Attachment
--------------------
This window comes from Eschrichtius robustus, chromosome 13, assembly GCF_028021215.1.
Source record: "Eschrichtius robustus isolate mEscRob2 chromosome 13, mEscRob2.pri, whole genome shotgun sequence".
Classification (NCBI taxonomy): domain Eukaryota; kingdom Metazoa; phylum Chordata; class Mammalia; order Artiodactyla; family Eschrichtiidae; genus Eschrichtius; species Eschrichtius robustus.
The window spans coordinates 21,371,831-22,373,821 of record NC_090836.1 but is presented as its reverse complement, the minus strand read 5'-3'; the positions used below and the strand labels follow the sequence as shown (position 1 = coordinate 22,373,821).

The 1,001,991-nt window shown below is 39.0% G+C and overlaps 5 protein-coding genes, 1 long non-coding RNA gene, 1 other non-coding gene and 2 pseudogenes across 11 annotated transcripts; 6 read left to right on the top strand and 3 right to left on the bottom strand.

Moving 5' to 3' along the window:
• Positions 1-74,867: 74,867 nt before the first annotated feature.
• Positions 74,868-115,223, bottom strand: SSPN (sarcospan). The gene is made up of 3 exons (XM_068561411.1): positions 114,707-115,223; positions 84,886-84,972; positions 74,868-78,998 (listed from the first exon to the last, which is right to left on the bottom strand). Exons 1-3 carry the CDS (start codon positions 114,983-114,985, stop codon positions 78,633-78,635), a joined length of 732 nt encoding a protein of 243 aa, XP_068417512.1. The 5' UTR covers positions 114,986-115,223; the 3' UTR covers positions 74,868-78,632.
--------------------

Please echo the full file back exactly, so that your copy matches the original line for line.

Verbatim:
This window comes from Eschrichtius robustus, chromosome 13, assembly GCF_028021215.1.
Source record: "Eschrichtius robustus isolate mEscRob2 chromosome 13, mEscRob2.pri, whole genome shotgun sequence".
Classification (NCBI taxonomy): domain Eukaryota; kingdom Metazoa; phylum Chordata; class Mammalia; order Artiodactyla; family Eschrichtiidae; genus Eschrichtius; species Eschrichtius robustus.
The window spans coordinates 21,371,831-22,373,821 of record NC_090836.1 but is presented as its reverse complement, the minus strand read 5'-3'; the positions used below and the strand labels follow the sequence as shown (position 1 = coordinate 22,373,821).

The 1,001,991-nt window shown below is 39.0% G+C and overlaps 5 protein-coding genes, 1 long non-coding RNA gene, 1 other non-coding gene and 2 pseudogenes across 11 annotated transcripts; 6 read left to right on the top strand and 3 right to left on the bottom strand.

Moving 5' to 3' along the window:
• Positions 1-74,867: 74,867 nt before the first annotated feature.
• Positions 74,868-115,223, bottom strand: SSPN (sarcospan). The gene is made up of 3 exons (XM_068561411.1): positions 114,707-115,223; positions 84,886-84,972; positions 74,868-78,998 (listed from the first exon to the last, which is right to left on the bottom strand). Exons 1-3 carry the CDS (start codon positions 114,983-114,985, stop codon positions 78,633-78,635), a joined length of 732 nt encoding a protein of 243 aa, XP_068417512.1. The 5' UTR covers positions 114,986-115,223; the 3' UTR covers positions 74,868-78,632.